Last year was the most challenging time for Sentebale. We had to adapt and innovate to continue reaching out and supporting vulnerable children and young people across Lesotho and Botswana. Discover how in 2021 Annual Report below.
Sentebale works with vulnerable children and young people across Lesotho and Botswana so they are empowered, healthy, resilient and able to thrive. The last two years have challenged our ways of working, highlighting our resilience and commitment. We continue to review and adapt how we operate to respond to the immediate impact of the Covid-19 pandemic, and most importantly the needs of the communities we serve.
Highlights from our Annual Report:
- Influenced policy decisions and amplified the voices of young people through our advocacy work
- Empowered 931 adolescent girls and young people through education, life skills initiatives and business support
- Delivered sexual health and rights education to nearly 27,000 children and young people
- Distributed 83,000 condoms
- Identified 1,300 children and young people living with HIV defaulting from medication and returned 85% to treatment and care
- Delivered our single largest fundraising event, the Sentebale ISPS Handa Polo Cup
- Secured income of £3.13 million
Founding Patrons’ Foreword
Prince Harry, The Duke of Sussex and Prince Seeiso
“Once again, the past year has proven to be deeply difficult for many people, and organisations such as Sentebale have faced multiple challenges. We are grateful that the whole Sentebale team has stepped up to keep delivering exceptional support for children and young people in need across Lesotho and Botswana.
The reality is that existing inequalities have either deepened or been exacerbated during the past two years. This has created a compounding effect, as the COVID-19 and HIV pandemics are intrinsically intertwined in many ways. Parents and carers have lost their jobs; young people can’t find work; children have missed out on schooling; gender-based violence has rocketed and young people tell us their mental health has deteriorated. Poverty is on the rise.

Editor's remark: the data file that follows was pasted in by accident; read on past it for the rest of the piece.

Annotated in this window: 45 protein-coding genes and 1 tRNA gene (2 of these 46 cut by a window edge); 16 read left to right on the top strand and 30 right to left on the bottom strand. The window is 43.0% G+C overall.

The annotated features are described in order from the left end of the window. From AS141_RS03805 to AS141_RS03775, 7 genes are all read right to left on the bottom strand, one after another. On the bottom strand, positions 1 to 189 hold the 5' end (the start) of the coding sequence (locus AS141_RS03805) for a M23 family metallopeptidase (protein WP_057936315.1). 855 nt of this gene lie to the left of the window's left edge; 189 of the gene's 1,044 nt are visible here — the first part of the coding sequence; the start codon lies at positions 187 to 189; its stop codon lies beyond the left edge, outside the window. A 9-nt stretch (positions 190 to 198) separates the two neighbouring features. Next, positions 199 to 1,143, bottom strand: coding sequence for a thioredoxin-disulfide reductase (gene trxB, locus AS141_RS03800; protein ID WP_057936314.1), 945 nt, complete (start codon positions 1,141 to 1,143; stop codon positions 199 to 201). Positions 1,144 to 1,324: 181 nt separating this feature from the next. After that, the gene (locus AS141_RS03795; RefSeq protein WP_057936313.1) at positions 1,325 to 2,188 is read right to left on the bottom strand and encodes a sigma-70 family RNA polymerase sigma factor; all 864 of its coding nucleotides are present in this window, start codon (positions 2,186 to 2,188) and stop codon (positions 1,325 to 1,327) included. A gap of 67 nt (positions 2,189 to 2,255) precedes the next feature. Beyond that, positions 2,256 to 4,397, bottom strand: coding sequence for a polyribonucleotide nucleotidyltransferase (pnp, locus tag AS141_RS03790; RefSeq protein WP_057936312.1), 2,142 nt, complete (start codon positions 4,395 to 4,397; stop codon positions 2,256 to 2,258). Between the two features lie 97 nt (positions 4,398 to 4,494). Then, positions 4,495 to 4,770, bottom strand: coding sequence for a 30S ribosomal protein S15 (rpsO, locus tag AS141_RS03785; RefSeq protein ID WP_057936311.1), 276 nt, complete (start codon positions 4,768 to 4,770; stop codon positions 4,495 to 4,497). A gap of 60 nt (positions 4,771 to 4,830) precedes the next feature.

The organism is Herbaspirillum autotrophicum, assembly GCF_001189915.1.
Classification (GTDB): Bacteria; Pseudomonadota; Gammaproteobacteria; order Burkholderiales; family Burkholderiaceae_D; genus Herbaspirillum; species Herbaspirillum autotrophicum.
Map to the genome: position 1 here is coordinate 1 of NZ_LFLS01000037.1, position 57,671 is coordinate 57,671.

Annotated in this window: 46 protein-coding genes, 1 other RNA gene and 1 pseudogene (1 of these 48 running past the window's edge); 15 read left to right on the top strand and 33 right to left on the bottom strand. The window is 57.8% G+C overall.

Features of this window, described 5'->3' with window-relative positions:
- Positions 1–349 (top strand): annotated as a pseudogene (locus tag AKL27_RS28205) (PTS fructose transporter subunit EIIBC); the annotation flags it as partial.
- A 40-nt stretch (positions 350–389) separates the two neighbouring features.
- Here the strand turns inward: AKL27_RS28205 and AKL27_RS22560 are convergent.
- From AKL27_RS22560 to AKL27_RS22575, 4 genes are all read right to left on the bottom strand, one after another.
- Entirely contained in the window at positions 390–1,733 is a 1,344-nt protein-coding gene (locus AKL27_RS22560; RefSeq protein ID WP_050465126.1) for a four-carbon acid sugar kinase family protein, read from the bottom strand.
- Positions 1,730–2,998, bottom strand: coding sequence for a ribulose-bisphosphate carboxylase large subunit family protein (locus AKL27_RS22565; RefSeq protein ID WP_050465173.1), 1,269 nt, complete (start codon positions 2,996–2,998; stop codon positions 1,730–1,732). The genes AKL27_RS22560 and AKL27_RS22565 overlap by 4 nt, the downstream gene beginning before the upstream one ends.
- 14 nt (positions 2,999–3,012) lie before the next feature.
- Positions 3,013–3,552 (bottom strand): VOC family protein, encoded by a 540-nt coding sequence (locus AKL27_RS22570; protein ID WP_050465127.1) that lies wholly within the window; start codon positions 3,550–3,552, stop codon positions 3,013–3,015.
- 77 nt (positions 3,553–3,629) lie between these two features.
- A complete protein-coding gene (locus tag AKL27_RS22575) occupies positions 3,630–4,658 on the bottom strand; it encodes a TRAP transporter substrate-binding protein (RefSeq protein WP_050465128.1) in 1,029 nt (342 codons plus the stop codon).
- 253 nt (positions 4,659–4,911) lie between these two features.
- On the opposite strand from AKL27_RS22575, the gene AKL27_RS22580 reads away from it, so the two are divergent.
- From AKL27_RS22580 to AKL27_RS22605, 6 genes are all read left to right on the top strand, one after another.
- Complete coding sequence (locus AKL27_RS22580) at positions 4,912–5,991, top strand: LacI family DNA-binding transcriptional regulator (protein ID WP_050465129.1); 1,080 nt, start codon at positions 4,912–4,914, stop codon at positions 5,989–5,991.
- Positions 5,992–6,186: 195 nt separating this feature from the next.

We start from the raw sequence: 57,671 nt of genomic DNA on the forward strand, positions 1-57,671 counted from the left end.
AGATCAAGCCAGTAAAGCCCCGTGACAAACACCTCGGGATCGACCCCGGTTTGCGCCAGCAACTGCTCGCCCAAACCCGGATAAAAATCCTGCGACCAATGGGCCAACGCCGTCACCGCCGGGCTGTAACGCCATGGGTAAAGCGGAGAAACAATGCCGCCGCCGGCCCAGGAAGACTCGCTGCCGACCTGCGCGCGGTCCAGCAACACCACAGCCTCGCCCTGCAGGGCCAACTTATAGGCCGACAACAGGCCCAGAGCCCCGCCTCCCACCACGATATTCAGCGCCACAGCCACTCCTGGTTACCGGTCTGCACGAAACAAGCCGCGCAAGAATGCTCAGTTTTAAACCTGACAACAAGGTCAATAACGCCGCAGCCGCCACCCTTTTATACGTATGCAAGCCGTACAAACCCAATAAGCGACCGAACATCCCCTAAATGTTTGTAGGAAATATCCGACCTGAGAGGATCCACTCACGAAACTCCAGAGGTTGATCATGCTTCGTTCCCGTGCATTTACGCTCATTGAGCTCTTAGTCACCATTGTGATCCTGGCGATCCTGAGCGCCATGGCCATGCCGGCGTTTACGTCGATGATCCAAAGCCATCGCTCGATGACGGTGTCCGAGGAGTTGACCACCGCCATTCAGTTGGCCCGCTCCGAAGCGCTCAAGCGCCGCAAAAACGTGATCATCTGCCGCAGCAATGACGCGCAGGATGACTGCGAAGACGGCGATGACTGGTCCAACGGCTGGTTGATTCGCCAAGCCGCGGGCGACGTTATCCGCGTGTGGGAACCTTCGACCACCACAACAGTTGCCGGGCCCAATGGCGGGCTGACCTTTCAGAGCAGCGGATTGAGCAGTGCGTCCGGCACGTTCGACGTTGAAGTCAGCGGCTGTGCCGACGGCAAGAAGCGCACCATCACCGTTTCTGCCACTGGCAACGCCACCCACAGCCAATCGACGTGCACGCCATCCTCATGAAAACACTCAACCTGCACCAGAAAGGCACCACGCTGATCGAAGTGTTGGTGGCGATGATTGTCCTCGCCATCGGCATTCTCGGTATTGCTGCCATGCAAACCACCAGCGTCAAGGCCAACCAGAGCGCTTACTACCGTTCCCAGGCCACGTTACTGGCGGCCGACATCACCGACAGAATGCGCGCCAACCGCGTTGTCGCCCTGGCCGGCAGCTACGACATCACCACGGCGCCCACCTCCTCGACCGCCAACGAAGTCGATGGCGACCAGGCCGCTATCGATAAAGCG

At Sentebale, our way of working has had to continuously adapt to effectively meet the most pressing and critical needs of those we serve.
Children and young people have always been at the centre of Sentebale’s work; we take care to listen and support them as best we can, and their priorities shape our priorities. When we founded Sentebale, we began by helping meet basic needs and – over time – our strategy has evolved to address some of the root causes of poverty and inequality. We work with vulnerable children and young people to ensure they have access to vital health services, receive care and support, and can build skills to be more resilient and self-sufficient.
Just as we’ve seen in the HIV pandemic, those who are in highest need are often the least resourced, and are amongst the last to receive COVID-19 preventive care. The global vaccine roll-out has been far too slow and far too many have been left at risk. Thankfully, vaccination rates across the Southern Africa region are picking up but as many in the HIV advocacy community have known for decades, we cannot just hope for a pandemic to disappear. It takes resources, investment, ingenuity, leadership, and access to solve a public health crisis.
Out of these difficult times we have also learnt some valuable lessons. It has shown us the potential of a new hybrid way of working, mixing face-to-face and virtual programming to help us reach many more children and young people as well as increase our capacity to provide one-to-one support. As we look ahead, we are working to best utilise technology to deliver our programmes whilst continuing to ensure young people feel safe and empowered.
In the face of adversity, we both continue to be inspired by the resilience and adaptability of Lesotho and Botswana’s vibrant communities. We are proud of all that Sentebale has achieved, and our personal commitment remains as strong as ever. We believe the organisation continues to be well-positioned and ready to play its part in helping children and young people thrive.”